"Sachs, mein Freund!" Bryn Terfel has sung extracts from Hans Sachs's music for years, and the character always seemed well suited to his warm voice and air of easy humanity. But he didn't unveil the complete role until this season, in the very production of Die Meistersinger that visited the Proms last night. Terfel proudly puts Welshman after his name, and he promised the country's National Opera that they would get his first Sachs. Six thousand listeners in Albert Hall spent most of the afternoon and evening for the privilege, just over six hours (imagine the ones in the arena who had to stand), with scarcely a handful leaving early. Terfel raises sheep at home, and it takes a golden fleece to hear him in Covent Garden, the Met, or Salzburg. Here he was cheap as chips but musically priceless.
Streaks of gold. Among Verdi operas that connoisseurs treasure but not the general public, Simon Boccanegra stands high. In the modern era there have been perhaps two worthy recordings and very occasional stagings. Yet suddenly Boccanegra is everywhere, thanks to the decision by Placido Domingo to take on a baritone role. Last night at the Proms he scored a spectacular success, with popping flashbulbs and shouting worthy of the World Cup. Verdi was a confirmed atheist, but if his shade survives, it must have been astonished – the reception was far wilder than the one accorded to Die Meistersinger the night before.
Day for night. The young Pavel Haas Quartet from the Czech Republic, has been winning prizes and rave notices for eight years now, the flicker of an eye in the usual lifespan of renowned string quartets. We are in the midst of a glut of rising young ensembles of this kind, but the Pavel Haas sets itself aside. It doesn't come on stage dressed in matching black Dolce & Gabbana or play with the impersonal precision of a machinist shop. Their style is a throwback to the forceful, romanticized sound of Russian groups like the Beethoven, Borodin, and Shostakovich Quartets. Like the last, they took their name from a modern composer. Pavel Haas (1899-1944) died at Auschwitz and has a noted place in Czech music. The group has recorded his three string quartets, which were the impetus for choosing Haas's name, we are told, rather than as a statement about the Holocaust.
Virtue rampant. It’s something of a drawback when an opera has no characters, but this wasn’t always so. At the height of the 18th century’s classical style, an emblem would suffice, or a slightly animated statue. In Mozart’s Idomeneo something like the ideal is achieved. No one is really flesh and blood but rather personified virtues: Nobility caught between Filial Devotion and conflicted love from Chaste Constancy and Heartfelt Passion. Or as the playbill has it, Idomeneo, king of Crete, is trapped by a vow to Poseidon to sacrifice his son, Idamante, while two women pine longingly, Ilia, a captured princess of Troy, and the infamous Electra, daughter of Agamemnon. These pawns on the Greek chessboard were available to any dramatist or poet of Mozart’s day, to be shuffled through the paces of opera seria, the musical equivalent of high tragedy.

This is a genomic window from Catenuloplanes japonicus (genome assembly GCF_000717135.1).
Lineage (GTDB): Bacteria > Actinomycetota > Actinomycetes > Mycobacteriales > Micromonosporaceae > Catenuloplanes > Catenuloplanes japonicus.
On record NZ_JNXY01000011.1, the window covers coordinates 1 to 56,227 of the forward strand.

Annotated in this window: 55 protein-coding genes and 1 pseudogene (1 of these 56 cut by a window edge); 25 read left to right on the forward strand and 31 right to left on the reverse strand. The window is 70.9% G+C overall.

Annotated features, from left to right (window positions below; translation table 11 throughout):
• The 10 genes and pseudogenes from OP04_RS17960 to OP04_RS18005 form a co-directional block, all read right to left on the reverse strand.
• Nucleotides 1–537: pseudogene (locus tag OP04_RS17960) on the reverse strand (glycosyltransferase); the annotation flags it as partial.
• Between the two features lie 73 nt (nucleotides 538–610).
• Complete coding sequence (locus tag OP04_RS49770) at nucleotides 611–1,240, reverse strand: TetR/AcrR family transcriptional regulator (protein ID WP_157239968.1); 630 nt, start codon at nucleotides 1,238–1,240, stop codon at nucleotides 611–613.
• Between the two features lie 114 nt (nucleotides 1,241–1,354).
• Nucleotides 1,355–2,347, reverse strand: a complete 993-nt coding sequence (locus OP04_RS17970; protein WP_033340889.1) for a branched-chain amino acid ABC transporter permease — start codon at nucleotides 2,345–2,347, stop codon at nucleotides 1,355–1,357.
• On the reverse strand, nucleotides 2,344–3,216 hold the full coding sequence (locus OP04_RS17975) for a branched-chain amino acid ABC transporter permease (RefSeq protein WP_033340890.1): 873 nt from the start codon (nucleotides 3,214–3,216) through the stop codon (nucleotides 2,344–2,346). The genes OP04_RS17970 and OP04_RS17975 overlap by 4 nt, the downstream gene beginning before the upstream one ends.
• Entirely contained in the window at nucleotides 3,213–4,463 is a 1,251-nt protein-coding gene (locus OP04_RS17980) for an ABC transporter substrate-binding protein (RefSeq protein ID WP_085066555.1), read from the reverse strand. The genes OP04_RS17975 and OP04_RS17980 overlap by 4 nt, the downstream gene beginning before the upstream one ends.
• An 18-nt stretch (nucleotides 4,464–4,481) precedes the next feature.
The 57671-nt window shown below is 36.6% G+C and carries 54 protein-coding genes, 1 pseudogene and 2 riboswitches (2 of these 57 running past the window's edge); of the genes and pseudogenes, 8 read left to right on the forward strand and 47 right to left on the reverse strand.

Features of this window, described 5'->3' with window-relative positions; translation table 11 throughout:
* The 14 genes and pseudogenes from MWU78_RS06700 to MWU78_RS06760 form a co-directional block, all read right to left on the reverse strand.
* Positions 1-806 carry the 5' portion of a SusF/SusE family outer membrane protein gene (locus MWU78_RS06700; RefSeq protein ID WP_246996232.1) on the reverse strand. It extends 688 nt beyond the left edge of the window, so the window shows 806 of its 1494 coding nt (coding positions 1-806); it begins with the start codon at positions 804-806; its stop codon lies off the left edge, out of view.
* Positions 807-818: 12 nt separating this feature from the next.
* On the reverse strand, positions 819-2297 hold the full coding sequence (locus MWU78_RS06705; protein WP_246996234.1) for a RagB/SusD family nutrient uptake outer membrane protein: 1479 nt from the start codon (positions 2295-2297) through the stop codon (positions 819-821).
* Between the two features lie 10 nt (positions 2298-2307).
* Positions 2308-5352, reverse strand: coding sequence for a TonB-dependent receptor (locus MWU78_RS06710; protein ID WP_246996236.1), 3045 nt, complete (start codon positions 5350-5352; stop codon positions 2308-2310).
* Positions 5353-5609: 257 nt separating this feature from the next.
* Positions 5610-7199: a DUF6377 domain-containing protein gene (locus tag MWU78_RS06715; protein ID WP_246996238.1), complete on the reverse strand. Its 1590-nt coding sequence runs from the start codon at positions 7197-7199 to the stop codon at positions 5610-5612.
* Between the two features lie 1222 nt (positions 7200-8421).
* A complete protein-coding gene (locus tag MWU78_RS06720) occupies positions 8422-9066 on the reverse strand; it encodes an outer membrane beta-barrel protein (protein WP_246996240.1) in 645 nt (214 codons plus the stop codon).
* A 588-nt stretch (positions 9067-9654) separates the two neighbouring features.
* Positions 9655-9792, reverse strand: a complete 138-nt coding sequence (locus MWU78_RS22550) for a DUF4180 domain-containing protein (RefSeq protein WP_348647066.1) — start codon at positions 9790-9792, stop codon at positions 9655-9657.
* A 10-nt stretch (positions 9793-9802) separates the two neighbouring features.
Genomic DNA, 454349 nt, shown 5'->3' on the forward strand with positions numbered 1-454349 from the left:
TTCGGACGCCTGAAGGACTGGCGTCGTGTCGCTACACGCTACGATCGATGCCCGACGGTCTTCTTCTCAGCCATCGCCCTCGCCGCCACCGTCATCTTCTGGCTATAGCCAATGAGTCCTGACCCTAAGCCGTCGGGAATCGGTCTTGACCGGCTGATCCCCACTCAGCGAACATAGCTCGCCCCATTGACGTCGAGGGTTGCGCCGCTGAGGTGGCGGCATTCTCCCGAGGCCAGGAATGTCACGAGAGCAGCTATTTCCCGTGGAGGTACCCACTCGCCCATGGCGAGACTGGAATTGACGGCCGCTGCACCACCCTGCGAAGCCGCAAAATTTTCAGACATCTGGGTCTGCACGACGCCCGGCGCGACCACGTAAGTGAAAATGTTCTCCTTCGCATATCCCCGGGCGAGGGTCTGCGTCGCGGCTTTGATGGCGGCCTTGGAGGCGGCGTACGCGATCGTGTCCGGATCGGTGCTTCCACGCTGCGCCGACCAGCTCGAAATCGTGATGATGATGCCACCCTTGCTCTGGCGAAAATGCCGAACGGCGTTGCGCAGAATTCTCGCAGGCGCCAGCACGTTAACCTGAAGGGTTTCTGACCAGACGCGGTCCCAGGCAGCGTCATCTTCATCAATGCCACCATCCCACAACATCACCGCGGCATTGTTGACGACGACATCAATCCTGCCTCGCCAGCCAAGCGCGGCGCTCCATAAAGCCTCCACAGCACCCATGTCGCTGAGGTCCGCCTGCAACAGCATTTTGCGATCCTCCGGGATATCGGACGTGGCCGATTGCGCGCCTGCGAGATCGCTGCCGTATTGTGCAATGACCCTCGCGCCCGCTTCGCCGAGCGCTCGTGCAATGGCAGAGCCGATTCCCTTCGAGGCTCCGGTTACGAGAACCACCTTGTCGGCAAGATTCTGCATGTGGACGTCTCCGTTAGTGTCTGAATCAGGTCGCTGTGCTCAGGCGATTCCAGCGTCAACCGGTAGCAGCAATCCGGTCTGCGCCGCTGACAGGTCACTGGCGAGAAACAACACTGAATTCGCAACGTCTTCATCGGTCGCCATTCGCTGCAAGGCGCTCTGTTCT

Woman on the verge. I came to the Almeida Theatre with doubts about staging an Ingmar Bergman script. Not that the writing wouldn‘t be deep enough but that the stage would be too shallow. Bergman‘s true religion was light (as he makes clear in his compelling autobiography, The Magic Lantern), and it plays a pivotal role in Through a Glass Darkly, his 1961 study of a young woman‘s seduction by madness. For Karin, the light is alive, full of voices, beckoning her into a realm of reality where the angels dwell. Bergman conducted much the same search, minus the angels. But can we fully imagine the kingdom of light without Bergman’s camera?
Secrets and lies. Simon Gray had a late-career flop in 1999 with The Late Middle Classes, a comic drama which closed out of town before reaching the West End. It’s not hard to see why. Delicate musings about pedophilia don’t mix well with japery at the post-war middle class and its lawn-tennis-with-drinks-at-five airs. Every character is ready to explode with repressed impulses that are either nasty, immoral, or illegal. The resulting brew sits uneasily between art and entertainment. What audience, exactly, was it intended to find?
My Son, My Son, What Have Ye Done? had its Gala UK Premier at the 64th Edinburgh International Film Festival. So far it has screened exclusively at festivals and popular distribution is uncertain. It is scheduled to be released on DVD in the USA on 14 September 2010.
“My time will come.” This, the most famous quote from Gustav Mahler, wouldn’t seem apt for the music of Leonard Bernstein. His time was now, over and over, whatever decade from the Forties to the Eighties one is talking about. But there were dips in his meteoric trajectory, and Mass, which opened Kennedy Center in 1972, was a drastic one. Reviews weren’t merely dismissive; they expressed embarrassment for the composer, who leapt from his pedestal as an icon of classical music into the arms of hippies, flower children, and the Age of Aquarius. The work owed a distressing amount to Hair, the musical, and less obviously to Benjamin Britten and Bernstein’s own earlier works. As a spectacle, it combined the liturgy of the Latin Mass with episodes of the mob (updated with tie-dye, peasant blouses, and afros) jeering at the Church and belief in God generally. Bernstein wasn’t, shall we say, the most obvious candidate for a work of Christian devotion, and with eyes averted from the schlocky libretto -- crafted by Broadway baby Stephen Schwartz, who was young but no wunderkind-- the composer’s admirers chose to bury Mass as an ecumenical mess. The prevailing wisdom was that this, too, shall pass.